Welcome to new Fellows across the HSS Faculty

Posted on: 28 October 2022 by Nick Jones in 2022 Posts

Neon sign hello
Welcome to the Faculty!

The Faculty of Humanities & Social Sciences is pleased to welcome several new Fellows across various Schools and Departments this academic year.

Below, we introduce some of our new colleagues, and we look forward to sharing more on them and their research in the future.

Dr M Stella Morgana
British Academy Postdoctoral Fellow

Stella-MorganaStella Morgana joined the Department of Politics at the University of Liverpool as a British Academy Post-doctoral Fellow in September 2022.

Her research project investigates the gig economy of Iran. It tackles how gig workers selling their labour through digital platforms exercise their agency in a context where hybrid capitalism fuels labour alienation.

Before joining the UoL, Stella worked as a Lecturer in Political Science and Middle Eastern Studies at the University of Amsterdam. Previously, she held research and teaching positions at Leiden University.

Alistair Cartwright
Leverhulme Early Career Fellow

Alistair-CartwrightAlistair Cartwright’s current research explores the architecture and politics of post-disaster reconstruction in Mauritius during the transition from British colony to independence. This new work, supported by a Leverhulme Early Career Fellowship, is a departure from his PhD research on post-war London's 'rented rooms', but shares some of the same concerns with how buildings and landscapes are variously laid claim to, cleared away, and reappropriated during periods of large-scale reconstruction. Sitting at the intersection of architectural history and social history, Alistair's work draws on visual culture, oral history and analysis of records such as valuation lists and postal directories to track the contested occupation, adaptation and re-use of built spaces over time.

Alistair was recently a postdoctoral fellow at the Paul Mellon Centre and has written on topics such as the aesthetics of the ‘un-ideal home’ and the role of rent tribunals as spaces of resistance, for publications including the London Journal, Architectural Histories, Twentieth Century British History and Jacobin. A recent historical materialist account of the building regulations in England and Wales features in the edited collection Building/Object: Shared and Contested Territories of Design and Architecture (Bloomsbury 2022). Alongside academic work, Alistair is an experienced fundraiser specialising in trusts and foundations, having worked for various charities including Open City. He is a regular contributor to the political news and theory site Counterfire.org.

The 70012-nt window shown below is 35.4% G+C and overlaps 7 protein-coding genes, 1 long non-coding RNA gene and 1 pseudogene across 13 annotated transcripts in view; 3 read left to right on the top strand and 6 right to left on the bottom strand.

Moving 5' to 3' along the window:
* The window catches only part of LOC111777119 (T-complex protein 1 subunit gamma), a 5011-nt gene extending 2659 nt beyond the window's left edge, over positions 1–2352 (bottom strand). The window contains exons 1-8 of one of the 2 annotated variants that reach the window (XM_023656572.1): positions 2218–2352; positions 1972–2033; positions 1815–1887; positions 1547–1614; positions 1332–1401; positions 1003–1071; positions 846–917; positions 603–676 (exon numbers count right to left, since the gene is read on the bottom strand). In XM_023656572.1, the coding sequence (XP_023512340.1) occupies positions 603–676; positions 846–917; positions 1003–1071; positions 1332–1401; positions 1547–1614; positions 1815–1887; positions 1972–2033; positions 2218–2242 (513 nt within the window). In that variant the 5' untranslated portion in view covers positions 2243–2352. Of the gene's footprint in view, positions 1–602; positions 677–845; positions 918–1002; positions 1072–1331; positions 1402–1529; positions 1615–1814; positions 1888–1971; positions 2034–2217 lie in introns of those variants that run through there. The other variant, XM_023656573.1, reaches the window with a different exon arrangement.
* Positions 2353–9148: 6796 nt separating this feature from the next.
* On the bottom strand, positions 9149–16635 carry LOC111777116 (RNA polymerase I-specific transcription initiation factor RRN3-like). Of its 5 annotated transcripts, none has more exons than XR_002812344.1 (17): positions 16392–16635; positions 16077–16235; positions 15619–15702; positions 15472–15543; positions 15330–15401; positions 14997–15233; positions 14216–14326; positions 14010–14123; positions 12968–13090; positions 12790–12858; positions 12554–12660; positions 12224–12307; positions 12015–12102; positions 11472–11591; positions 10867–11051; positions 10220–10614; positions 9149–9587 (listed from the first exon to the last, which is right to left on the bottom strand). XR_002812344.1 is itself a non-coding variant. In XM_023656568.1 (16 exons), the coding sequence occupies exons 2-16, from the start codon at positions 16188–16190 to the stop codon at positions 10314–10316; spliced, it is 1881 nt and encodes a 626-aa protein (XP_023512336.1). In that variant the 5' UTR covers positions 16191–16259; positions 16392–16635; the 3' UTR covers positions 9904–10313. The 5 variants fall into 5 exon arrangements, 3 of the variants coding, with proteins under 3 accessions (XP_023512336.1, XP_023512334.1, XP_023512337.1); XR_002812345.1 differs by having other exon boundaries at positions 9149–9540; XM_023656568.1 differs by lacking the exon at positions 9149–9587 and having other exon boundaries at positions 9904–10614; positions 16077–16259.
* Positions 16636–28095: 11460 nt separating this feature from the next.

Alex Holder
ESRC Postdoctoral Fellowship

Alex-HolderAlex Holder is returning to the University of Liverpool this semester to undertake a 1-year ESRC post-doctoral fellowship having completed his PhD with us earlier in the year. His research focusses on the legal reasoning of military personnel engaged in aerial targeting operations and seeks to illuminate the methods by which legality is produced and maintained during instances of targeting and the use of force.

Alex has worked alongside a number of humanitarian non-governmental organisations on issues relating to the protection of civilians, and his longstanding relationship with Article 36 – co-recipients of the 2017 Nobel Peace Prize – will continue to explore the relationship between civilian harm and the legitimate use of force.

Niall Ó Súilleabháin
Leverhulme Early Career Fellow

Niall-O-SuilleabhainNiall Ó Súilleabháin will be joining the School of Histories, Languages and Cultures at Liverpool in May 2023, working on a project entitled “Unfreedom and the Church in Northern France, c. 888 – c. 1120” with Dr. Marios Costambeys. Educated in Dublin and Oxford, Niall was awarded his Ph.D. in medieval history in February 2020. He has spent the years since then in Trinity College Dublin, working first as a Postdoctoral Researcher funded by the Irish Research Council, and more recently as a temporary lecturer in Early Medieval History. He is a historian of social hierarchies, and is particularly interested in how social status and social gradients are maintained and enforced. His doctoral research examined medieval élites at the very top of society, and his Leverhulme ECF project seeks to explore the other end of the social spectrum.